Monday, October 23, 2017

Case of the Week 465

This week's case is of an elderly woman with thick cutaneous lesions involving the dorsal and ventral aspects of her feet including her toes. There is no associated pain or itching. A sample of the thickened skin was sent to the parasitology laboratory for further examination. Below is what we received; it measured approximately 5 cm in greatest dimension:

Microscopic examination of a small portion of this material showed the following:


Identification? What is the most likely clinical diagnosis?

9 comments:

Wolfman said...

Scabies! Sarcoptes scabiei with fecal pellets.

Idzi P. said...

Definitely scabies!
I am not a doctor, but I would dare say it's probably Norwegian (or crusted) scabies... Is the patient immunocompromised in any way?

Anonymous said...

Sarcoptes scabiei and its scybala. A little bit unusual that it infests the ventral aspect of the foot,

Florida Fan

Anthony Rochester said...

Looks like scabies but doesn't scabies cause intense itching?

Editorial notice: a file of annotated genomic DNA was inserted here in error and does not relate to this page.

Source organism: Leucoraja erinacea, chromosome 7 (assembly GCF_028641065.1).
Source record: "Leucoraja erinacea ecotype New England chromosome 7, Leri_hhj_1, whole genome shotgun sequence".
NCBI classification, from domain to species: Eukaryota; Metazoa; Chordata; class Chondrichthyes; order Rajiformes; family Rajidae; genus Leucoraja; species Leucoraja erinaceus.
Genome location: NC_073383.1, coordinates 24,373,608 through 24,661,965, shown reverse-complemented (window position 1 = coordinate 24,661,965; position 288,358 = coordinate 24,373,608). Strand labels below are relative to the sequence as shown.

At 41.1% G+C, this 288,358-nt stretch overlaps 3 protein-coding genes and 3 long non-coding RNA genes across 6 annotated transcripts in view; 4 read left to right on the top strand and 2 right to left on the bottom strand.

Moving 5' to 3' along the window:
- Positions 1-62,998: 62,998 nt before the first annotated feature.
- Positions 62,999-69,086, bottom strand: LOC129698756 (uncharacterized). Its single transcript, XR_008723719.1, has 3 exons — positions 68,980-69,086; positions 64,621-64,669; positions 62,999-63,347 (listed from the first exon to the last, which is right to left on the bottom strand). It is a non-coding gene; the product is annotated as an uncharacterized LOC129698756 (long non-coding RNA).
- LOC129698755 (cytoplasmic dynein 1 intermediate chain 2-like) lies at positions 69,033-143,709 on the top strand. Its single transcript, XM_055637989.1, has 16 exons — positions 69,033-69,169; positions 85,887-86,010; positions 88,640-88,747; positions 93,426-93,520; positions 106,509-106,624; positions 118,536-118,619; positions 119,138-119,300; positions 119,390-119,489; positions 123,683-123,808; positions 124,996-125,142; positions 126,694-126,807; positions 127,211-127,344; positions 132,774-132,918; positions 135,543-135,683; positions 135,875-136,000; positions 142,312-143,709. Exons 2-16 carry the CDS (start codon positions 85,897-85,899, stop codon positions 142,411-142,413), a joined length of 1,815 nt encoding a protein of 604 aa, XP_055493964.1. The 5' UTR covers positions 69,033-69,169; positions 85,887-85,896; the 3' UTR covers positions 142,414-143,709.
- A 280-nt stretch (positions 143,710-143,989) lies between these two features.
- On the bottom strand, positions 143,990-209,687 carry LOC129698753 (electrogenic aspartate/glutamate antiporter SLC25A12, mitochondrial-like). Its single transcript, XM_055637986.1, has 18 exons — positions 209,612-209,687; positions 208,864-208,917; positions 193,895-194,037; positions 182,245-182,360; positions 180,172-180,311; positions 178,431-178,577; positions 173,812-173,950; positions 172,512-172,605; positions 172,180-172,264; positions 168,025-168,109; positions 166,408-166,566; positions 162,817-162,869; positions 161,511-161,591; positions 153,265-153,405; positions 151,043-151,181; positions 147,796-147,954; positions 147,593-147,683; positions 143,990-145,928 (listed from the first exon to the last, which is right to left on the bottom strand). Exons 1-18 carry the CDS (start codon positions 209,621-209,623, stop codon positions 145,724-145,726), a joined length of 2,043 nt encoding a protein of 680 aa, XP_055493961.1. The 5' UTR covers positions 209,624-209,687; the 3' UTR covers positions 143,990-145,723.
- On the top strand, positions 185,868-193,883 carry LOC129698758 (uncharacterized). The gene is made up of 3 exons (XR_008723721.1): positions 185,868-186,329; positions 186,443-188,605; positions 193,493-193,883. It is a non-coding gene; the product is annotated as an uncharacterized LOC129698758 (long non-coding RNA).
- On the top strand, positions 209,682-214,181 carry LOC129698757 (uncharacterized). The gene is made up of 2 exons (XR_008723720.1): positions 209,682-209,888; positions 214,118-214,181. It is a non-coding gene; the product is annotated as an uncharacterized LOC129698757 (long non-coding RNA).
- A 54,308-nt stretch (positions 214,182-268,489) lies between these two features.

Unknown said...

Morphological is look like Sarcoptes scabiei, but this parasite cause itch!! Maybe the paciente have lost of sensitivity for diabetes???

Sugar Magnolia said...

Norwegian scabies caused by Sarcoptes scabiei. The thick crust formed and lack of intense itching is typical of this particular manifestation of scabies, and unlike the more common, "itchy" form of scabies, Norwegian (crusted) scabies affects immunocompromised and/or elderly patients (note this patient is elderly).

Anonymous said...

I also think it's Norwegian scabies, and I agree with Sugar Magnolia's explanation.

Atiya Kausar said...

Norwegian scabies I think

ali mokbel said...

And the answer is....